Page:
New Incentive for (Foreign) Home-Buyers: Visas
I was listening to Marketplace on NPR last night and heard a compelling report about a bill coming up for a vote in the Senate that would grant visas to foreign buyers interested in buying homes in the United States. This, in the interest of “shoring up the housing market.”
Two things struck me about this report. One, the Phoenix-area Realtor that they interview for a sound byte is named, poetically, Ruth Sells. This is like the Realtor equivalent of Ochocinco. Except, I have no reason to suspect she changed her name like Chad did. The only thing that would be even more delicious is if Ruth’s middle name turned out to be “Less.” She does not look particularly ruthless in her picture, but let me tell you something about those headshots of kind-looking older women real estate agents: looks can be deceiving. If I had a dollar for every time I let my guard down for a Realtor who looked like a friend of my grandma, I might offset some of the deals I lost to deceptively shrewd knitter-negotiators.
The second thing that struck me is that the visa bill is for homes priced $500,000 and above. Even in some of the higher-priced towns around Boston, that will at least buy a pretty decent starter home. The sorts of homes in the rest of the country that are swept up in the foreclosure crisis would likely be a lot less expensive, or at least you would think that foreign home hunters would be looking for less-expensive bargains.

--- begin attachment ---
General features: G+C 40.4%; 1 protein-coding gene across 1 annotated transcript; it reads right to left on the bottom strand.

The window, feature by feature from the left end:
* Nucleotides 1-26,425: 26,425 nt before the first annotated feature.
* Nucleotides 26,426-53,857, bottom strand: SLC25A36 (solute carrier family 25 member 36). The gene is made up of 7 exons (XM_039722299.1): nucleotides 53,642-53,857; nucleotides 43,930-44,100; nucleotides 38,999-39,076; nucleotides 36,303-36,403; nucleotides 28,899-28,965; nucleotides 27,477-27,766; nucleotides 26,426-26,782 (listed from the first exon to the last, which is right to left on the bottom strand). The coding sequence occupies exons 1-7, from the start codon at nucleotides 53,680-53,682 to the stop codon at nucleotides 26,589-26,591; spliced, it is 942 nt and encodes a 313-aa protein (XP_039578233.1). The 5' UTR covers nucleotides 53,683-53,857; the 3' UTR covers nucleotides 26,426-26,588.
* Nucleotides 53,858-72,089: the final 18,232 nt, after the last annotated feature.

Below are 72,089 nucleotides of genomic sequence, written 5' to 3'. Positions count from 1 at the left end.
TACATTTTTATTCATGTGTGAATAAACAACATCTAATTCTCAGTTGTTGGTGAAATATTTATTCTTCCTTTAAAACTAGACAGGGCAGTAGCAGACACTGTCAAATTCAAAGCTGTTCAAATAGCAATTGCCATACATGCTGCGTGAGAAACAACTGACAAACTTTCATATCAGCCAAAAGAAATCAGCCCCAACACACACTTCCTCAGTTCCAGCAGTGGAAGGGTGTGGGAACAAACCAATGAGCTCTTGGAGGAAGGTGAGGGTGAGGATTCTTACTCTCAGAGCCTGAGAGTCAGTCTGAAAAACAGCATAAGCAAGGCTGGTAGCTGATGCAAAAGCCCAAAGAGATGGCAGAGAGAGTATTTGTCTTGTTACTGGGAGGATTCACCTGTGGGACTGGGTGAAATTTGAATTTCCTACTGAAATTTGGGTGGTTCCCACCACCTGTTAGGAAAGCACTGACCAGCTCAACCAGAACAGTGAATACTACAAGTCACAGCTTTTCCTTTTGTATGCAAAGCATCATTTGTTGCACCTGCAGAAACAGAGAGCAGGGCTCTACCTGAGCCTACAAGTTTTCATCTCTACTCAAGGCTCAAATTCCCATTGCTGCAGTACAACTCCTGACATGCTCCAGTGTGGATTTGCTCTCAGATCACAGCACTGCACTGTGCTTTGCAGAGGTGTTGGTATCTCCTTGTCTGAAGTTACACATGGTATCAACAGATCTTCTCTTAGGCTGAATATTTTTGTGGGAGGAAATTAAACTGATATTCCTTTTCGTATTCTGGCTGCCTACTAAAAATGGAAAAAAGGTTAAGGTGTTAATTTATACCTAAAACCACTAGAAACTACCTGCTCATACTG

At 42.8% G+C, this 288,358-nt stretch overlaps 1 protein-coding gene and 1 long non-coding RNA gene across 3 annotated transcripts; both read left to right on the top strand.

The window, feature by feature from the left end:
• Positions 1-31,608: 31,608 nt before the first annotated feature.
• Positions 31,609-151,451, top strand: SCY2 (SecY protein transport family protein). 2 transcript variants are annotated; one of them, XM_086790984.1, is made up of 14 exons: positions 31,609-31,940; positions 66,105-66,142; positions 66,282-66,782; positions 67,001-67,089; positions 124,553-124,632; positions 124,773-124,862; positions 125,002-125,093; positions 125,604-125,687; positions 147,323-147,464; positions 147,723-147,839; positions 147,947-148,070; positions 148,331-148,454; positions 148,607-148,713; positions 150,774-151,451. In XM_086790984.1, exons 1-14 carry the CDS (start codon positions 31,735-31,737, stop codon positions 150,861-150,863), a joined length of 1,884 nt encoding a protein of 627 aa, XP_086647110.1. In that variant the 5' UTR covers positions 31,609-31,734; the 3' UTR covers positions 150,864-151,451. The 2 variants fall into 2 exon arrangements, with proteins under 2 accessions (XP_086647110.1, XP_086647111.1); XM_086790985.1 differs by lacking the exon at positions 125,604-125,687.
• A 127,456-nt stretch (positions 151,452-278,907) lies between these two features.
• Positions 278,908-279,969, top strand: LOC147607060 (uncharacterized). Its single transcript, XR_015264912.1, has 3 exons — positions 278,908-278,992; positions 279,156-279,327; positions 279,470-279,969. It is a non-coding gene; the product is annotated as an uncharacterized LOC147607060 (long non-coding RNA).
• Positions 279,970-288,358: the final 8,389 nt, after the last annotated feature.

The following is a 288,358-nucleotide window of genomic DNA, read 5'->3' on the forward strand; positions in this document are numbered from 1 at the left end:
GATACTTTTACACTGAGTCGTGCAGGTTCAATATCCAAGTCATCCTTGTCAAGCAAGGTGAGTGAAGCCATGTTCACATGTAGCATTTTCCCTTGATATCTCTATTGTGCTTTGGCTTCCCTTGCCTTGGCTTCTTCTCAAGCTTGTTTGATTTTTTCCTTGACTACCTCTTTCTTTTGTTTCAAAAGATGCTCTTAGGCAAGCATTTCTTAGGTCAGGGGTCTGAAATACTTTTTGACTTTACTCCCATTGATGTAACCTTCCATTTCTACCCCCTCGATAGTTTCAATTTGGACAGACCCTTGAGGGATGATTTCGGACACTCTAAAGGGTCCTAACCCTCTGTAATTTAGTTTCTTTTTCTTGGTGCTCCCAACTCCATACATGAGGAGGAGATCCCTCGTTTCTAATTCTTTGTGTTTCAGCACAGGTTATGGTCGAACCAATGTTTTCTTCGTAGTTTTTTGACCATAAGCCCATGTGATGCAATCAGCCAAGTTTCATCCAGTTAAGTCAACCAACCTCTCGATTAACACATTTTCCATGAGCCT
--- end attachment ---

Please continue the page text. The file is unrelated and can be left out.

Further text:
As an agent, my first instinct would be that almost anything that helps stimulate the market is a good thing. But I felt the same way as Anthony Sanders, the professor of real estate finance at George Mason University, who was quoted on the program. He points out that this is the sort of gimmicky, short-term thinking that ignores fundamentals and might even lead to speculative bubbles. It sounds like the government is aiming this incentive at second-home buyers and/or investors.
In market areas like mine, Lexington and the western suburbs, incentive for foreign buyers does not seem to be needed. So much of my business is with Chinese, Korean, Indian, and Israeli buyers and sellers — work visas in-hand or citizenship granted — many of them working in technology, biotech, or academia (the incentive program is for residence visas, not for work visas, by the way). About 25 percent of the students in Lexington public schools are Asian or Indian, more or less mirroring the town’s demographics (20 percent) in general. It is a delightfully diverse population in that regard.
ut if the government is going to start looking for gimmicky incentives like this, they should be aimed at the price segments that need the most help, which is not the $500,000+ houses.